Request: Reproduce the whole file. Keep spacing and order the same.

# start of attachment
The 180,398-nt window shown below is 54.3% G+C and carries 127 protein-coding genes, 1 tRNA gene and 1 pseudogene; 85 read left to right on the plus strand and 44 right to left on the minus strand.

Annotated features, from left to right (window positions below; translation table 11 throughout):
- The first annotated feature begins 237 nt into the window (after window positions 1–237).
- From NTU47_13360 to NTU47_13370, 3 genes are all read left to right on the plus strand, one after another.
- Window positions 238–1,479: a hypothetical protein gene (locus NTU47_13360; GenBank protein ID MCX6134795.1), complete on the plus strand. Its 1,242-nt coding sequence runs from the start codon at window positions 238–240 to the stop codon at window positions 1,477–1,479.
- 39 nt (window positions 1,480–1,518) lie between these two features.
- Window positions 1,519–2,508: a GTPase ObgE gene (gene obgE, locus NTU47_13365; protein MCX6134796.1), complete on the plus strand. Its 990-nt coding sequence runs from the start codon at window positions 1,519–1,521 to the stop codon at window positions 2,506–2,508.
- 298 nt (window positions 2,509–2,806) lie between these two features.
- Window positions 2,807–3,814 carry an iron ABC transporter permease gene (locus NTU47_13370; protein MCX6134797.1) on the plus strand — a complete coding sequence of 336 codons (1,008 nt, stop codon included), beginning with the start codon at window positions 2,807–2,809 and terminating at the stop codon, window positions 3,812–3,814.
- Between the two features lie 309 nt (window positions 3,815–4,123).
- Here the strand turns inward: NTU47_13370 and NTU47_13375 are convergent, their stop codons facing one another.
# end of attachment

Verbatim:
The 180,398-nt window shown below is 54.3% G+C and carries 127 protein-coding genes, 1 tRNA gene and 1 pseudogene; 85 read left to right on the plus strand and 44 right to left on the minus strand.

Annotated features, from left to right (window positions below; translation table 11 throughout):
- The first annotated feature begins 237 nt into the window (after window positions 1–237).
- From NTU47_13360 to NTU47_13370, 3 genes are all read left to right on the plus strand, one after another.
- Window positions 238–1,479: a hypothetical protein gene (locus NTU47_13360; GenBank protein ID MCX6134795.1), complete on the plus strand. Its 1,242-nt coding sequence runs from the start codon at window positions 238–240 to the stop codon at window positions 1,477–1,479.
- 39 nt (window positions 1,480–1,518) lie between these two features.
- Window positions 1,519–2,508: a GTPase ObgE gene (gene obgE, locus NTU47_13365; protein MCX6134796.1), complete on the plus strand. Its 990-nt coding sequence runs from the start codon at window positions 1,519–1,521 to the stop codon at window positions 2,506–2,508.
- 298 nt (window positions 2,509–2,806) lie between these two features.
- Window positions 2,807–3,814 carry an iron ABC transporter permease gene (locus NTU47_13370; protein MCX6134797.1) on the plus strand — a complete coding sequence of 336 codons (1,008 nt, stop codon included), beginning with the start codon at window positions 2,807–2,809 and terminating at the stop codon, window positions 3,812–3,814.
- Between the two features lie 309 nt (window positions 3,815–4,123).
- Here the strand turns inward: NTU47_13370 and NTU47_13375 are convergent, their stop codons facing one another.